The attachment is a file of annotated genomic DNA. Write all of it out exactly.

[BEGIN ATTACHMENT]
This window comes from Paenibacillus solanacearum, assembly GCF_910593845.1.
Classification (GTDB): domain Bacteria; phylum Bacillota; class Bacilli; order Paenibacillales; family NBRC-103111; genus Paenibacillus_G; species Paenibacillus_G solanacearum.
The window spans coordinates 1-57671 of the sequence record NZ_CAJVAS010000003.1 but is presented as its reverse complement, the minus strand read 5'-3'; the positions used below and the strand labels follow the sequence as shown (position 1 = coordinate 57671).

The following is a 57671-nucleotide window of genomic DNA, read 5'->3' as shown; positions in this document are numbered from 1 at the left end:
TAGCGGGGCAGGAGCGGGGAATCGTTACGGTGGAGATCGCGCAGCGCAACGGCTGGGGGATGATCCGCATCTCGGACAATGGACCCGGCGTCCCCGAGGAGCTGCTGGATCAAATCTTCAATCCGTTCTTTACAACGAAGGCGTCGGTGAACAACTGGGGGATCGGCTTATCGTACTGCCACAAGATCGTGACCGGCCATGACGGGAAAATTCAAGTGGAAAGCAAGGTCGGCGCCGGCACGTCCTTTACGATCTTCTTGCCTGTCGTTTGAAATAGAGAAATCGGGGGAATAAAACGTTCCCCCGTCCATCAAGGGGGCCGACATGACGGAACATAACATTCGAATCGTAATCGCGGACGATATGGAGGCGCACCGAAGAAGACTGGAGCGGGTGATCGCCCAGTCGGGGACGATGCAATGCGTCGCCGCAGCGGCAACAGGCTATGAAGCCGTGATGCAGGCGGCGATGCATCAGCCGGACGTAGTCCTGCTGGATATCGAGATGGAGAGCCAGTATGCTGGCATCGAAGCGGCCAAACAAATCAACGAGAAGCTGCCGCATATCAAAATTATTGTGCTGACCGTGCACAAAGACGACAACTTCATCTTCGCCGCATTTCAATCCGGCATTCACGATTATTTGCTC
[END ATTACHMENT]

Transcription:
This window comes from Paenibacillus solanacearum, assembly GCF_910593845.1.
Classification (GTDB): domain Bacteria; phylum Bacillota; class Bacilli; order Paenibacillales; family NBRC-103111; genus Paenibacillus_G; species Paenibacillus_G solanacearum.
The window spans coordinates 1-57671 of the sequence record NZ_CAJVAS010000003.1 but is presented as its reverse complement, the minus strand read 5'-3'; the positions used below and the strand labels follow the sequence as shown (position 1 = coordinate 57671).

The following is a 57671-nucleotide window of genomic DNA, read 5'->3' as shown; positions in this document are numbered from 1 at the left end:
TAGCGGGGCAGGAGCGGGGAATCGTTACGGTGGAGATCGCGCAGCGCAACGGCTGGGGGATGATCCGCATCTCGGACAATGGACCCGGCGTCCCCGAGGAGCTGCTGGATCAAATCTTCAATCCGTTCTTTACAACGAAGGCGTCGGTGAACAACTGGGGGATCGGCTTATCGTACTGCCACAAGATCGTGACCGGCCATGACGGGAAAATTCAAGTGGAAAGCAAGGTCGGCGCCGGCACGTCCTTTACGATCTTCTTGCCTGTCGTTTGAAATAGAGAAATCGGGGGAATAAAACGTTCCCCCGTCCATCAAGGGGGCCGACATGACGGAACATAACATTCGAATCGTAATCGCGGACGATATGGAGGCGCACCGAAGAAGACTGGAGCGGGTGATCGCCCAGTCGGGGACGATGCAATGCGTCGCCGCAGCGGCAACAGGCTATGAAGCCGTGATGCAGGCGGCGATGCATCAGCCGGACGTAGTCCTGCTGGATATCGAGATGGAGAGCCAGTATGCTGGCATCGAAGCGGCCAAACAAATCAACGAGAAGCTGCCGCATATCAAAATTATTGTGCTGACCGTGCACAAAGACGACAACTTCATCTTCGCCGCATTTCAATCCGGCATTCACGATTATTTGCTC